After debate, city provides Arts of Pamlico with roof funds

Published 7:02 pm Friday, April 12, 2019

In a split vote Monday, the Washington City Council agreed by a margin of 3-2 to provide Arts of the Pamlico with $50,000 to help stabilize the failing roof of the 106-year-old Turnage Theatre.

AOP Executive Director Debra Torrence appeared before the board to make the request, making the case that the theatre is a significant economic and artistic incubator for both the city and Beaufort County as a whole.

“We need your help now to keep our roof literally on top of the theater,” Torrence said. “The restorations in the mid-2000s did not address the structure of the 1910s-era roof, which is breaking down at an accelerated rate, thanks to the steady deluges of rain we have all experienced.”

Torrence went on to say that more and more leaks have been popping up in the theater, and that the roof is in imminent danger of failing. A structural study conducted last fall by engineer Curtis McLawhorn showed the extent of the damage. While the council ultimately granted the request, the funds were not given unanimously or without debate.

Councilmen William Pitt and Doug Mercer spoke in favor of holding off until the council had a chance to examine the proposed 2019-20 budget.

“I certainly support the efforts to repair the roof,” Mercer said. “But at the same time, we’re getting ready to get a budget for next year that is projecting a 5-cent tax increase, which may or may not stay in the budget. I would like to recommend to the council that we sit on this until we go through our budget workshop. We’ll be back in May, can tell them where we stand, and we may have more than $50,000 we can allocate.”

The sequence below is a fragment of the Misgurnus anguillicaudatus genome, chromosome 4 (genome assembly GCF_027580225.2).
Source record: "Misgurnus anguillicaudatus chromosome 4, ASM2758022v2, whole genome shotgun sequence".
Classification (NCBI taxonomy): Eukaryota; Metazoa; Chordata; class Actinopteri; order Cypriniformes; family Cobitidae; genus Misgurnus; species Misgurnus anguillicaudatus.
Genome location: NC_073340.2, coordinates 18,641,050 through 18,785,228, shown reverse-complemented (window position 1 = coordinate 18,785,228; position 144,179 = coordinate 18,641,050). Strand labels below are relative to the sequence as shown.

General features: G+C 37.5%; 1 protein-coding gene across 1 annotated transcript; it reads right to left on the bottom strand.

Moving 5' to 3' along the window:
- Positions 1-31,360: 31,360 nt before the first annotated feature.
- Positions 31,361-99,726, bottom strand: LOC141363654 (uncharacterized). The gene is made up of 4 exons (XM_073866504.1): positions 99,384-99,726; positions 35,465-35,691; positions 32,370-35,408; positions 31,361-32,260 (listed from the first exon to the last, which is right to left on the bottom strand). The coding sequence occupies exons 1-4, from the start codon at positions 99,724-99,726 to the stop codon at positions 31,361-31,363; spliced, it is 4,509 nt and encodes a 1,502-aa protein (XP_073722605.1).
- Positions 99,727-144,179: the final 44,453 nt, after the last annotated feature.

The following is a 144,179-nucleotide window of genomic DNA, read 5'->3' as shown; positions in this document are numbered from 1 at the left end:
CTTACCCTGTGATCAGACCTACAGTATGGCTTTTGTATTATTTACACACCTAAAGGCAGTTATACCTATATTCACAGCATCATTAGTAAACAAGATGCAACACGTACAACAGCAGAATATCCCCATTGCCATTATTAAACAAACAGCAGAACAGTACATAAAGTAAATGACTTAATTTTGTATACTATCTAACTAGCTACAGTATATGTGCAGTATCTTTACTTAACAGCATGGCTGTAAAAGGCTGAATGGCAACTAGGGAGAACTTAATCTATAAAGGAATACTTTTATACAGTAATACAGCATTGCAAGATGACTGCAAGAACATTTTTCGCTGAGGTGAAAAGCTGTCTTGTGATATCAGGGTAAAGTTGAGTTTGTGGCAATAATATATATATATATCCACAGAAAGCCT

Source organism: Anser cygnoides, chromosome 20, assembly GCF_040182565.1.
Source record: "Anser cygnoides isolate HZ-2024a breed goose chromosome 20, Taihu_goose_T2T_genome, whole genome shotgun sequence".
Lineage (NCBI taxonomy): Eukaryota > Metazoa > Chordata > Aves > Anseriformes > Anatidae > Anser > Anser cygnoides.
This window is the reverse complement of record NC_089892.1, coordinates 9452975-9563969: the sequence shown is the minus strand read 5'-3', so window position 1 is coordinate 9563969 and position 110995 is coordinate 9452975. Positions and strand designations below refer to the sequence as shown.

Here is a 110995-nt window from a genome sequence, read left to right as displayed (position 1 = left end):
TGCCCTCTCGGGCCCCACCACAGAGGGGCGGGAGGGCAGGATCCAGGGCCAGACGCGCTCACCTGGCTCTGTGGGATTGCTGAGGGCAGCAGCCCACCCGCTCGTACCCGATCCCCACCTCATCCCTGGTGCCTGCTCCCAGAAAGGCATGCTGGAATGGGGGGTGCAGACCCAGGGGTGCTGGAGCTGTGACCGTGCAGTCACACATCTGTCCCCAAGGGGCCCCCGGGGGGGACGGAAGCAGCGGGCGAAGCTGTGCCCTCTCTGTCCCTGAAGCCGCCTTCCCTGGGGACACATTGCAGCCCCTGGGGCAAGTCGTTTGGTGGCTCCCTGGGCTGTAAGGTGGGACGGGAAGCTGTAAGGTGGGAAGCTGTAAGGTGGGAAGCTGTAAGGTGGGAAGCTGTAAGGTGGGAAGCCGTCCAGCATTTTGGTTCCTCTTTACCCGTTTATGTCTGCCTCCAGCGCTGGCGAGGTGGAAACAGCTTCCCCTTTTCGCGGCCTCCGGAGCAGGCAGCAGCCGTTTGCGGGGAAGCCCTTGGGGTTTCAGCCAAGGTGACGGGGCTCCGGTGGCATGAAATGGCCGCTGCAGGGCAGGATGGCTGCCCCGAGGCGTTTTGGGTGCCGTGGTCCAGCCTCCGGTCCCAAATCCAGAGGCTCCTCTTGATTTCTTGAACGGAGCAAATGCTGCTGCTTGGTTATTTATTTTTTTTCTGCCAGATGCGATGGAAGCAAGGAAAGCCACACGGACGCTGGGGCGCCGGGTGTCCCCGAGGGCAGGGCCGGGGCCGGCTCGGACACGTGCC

Meanwhile, Mayor Mac Hodges, along with council members Virginia Finnerty and Roland Wyman, who serves on the AOP executive board, advocated for immediately providing the funds, which totals a tenth of the funds needed to repair the roof.

“I think what we’re seeing here is an opportunity cost,” Wyman said. “A commitment tonight would make a huge difference.”

After considerable discussion, Councilman Richard Brooks made the motion to grant the request and was the deciding vote on the matter. He did so based on the understanding that the request would be non-recurring and that the estimate of $500,000 would be sufficient to complete the work.

In addition to the funds provided by the city, AOP has raised $130,000, for a grand total of $180,000 so far. The $50,000 provided by the city will also be used to leverage matching funds from the Eddie Smith Family Foundation. If AOP can raise an additional $25,000 between now and May, the Foundation will provide $75,000 toward the project. The organization has applied for a variety of grant funds from other sources.

In May, AOP will address the Beaufort County Board of Commissioners with a similar request for $50,000. For more information on the AOP Raise the Roof campaign, visit